"Christmas" has a magic sound everywhere, but nowhere else on earth do people see Christmas as a high point of community giving and sharing like they do on Pitcairn. Most of the islanders are Seventh-day Adventists, and since Christmas fell on Saturday during 1982, they held their celebration on Sunday, December 26.

On the night before the Christmas festivities all the children hung up baskets outside their homes, and then went to bed. The night air soon echoed with footsteps, voices, and small bells as groups of adults filled the Christmas baskets with assorted fruits, candies, cookies, and toys.

Sunday morning literally rang loud and clear, for only on Christmas day are children permitted to ring the island's signal bells. And ring them they didthroughout the day.

Early in the afternoon the young people sallied forth with tractor and axe to cut Jasme "Christmas" trees. They brought 11 saplings to the square, dug holes, and planted them. Breaks in the pavement have been left unprepared for just this purpose. Then they strung ropes from pole to pole around the Square.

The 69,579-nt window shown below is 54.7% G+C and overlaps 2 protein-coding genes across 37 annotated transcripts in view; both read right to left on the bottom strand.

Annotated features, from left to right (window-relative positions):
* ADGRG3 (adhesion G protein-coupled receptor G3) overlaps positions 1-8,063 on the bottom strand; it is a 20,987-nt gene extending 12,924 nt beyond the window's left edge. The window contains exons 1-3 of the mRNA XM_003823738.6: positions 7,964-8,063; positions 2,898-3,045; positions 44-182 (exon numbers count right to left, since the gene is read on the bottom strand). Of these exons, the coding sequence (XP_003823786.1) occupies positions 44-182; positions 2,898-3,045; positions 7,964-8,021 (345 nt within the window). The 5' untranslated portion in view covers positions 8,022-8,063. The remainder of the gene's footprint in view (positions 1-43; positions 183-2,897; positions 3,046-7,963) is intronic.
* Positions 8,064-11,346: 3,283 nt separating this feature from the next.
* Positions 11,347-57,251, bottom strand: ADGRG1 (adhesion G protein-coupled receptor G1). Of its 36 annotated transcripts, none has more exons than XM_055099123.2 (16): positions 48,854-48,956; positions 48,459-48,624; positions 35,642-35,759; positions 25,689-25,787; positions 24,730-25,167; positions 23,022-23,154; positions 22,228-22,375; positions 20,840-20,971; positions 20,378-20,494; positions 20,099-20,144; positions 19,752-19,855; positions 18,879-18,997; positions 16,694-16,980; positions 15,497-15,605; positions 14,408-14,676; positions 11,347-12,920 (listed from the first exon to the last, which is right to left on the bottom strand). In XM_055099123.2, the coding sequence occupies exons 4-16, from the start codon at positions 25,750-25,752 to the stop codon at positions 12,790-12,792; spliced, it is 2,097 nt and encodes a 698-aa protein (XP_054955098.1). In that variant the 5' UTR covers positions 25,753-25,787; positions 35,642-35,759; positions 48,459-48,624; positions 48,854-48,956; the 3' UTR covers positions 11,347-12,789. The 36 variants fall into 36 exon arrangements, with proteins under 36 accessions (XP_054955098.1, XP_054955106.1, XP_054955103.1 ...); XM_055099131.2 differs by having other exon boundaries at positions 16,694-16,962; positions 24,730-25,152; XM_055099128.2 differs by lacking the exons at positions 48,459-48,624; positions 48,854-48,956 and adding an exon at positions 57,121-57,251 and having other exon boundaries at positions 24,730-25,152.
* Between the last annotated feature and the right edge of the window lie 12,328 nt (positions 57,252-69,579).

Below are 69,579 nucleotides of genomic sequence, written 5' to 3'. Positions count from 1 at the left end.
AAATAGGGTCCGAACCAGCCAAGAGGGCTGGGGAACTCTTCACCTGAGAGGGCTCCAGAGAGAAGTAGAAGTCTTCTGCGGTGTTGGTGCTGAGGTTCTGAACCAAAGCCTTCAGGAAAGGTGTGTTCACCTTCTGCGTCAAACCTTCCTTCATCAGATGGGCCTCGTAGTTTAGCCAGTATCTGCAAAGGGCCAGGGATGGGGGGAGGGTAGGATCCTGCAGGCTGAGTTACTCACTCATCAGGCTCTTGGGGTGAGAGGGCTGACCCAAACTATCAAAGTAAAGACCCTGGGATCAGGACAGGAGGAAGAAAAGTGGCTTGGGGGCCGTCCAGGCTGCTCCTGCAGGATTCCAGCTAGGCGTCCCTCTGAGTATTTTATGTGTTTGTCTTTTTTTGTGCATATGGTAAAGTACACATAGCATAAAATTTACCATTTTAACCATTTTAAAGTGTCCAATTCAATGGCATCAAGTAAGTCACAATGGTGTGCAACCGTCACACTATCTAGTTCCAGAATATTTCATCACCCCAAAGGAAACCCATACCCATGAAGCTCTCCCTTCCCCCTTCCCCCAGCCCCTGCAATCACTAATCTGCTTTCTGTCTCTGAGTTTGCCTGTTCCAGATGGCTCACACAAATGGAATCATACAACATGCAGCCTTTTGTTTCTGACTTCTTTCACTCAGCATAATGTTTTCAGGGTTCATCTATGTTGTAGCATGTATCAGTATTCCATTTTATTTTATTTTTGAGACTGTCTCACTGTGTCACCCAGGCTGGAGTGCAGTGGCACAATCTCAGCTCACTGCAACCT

Soon the islanders came, their motorbikes and baskets laden with gifts. People tied their gifts to the trees and to the ropes around the square, while children trailed along behind them, looking for their own names. More than 500 gifts blossomed in the Square, some wrapped in commercial Christmas paper, and others not wrapped at all. Larger packages lay on the ground around the trees.

At the tinkle of a small bell and the cry of "Ho! Ho! Ho!" the children danced with excitement, for Father Christmas (Jay) distributed bags of candy to them. He then joined Ben, Dennis, Allen, Steve, Terry, Tom, and others who took gifts from the trees and ropes, shouting the names of the lucky recipients at the tops of their voices. For nearly two hours people scurried here and there in answer to the calls of the shouting "Santas," or just sat watching the children prance around as they helped to pass out the gifts.

Some of the gifts were alive! Five bags hanging from the ropes sprouted kitten's heads, for Meralda used this unique way to distribute a cuddlesome litter. And local craftsmanship showed everywhere, for many of the gifts were homemade.

By 7:30 p.m. all the packages had been given out, and the hoarse "Santas" joined the exodus as people drifted off to their own homes. They spent the evening opening gifts and eating a quiet Christmas supper with their families. Pitcairners had once again experienced the joy that Jesus promised when He said, "It is more blessed to give than to receive," (Acts 20:35).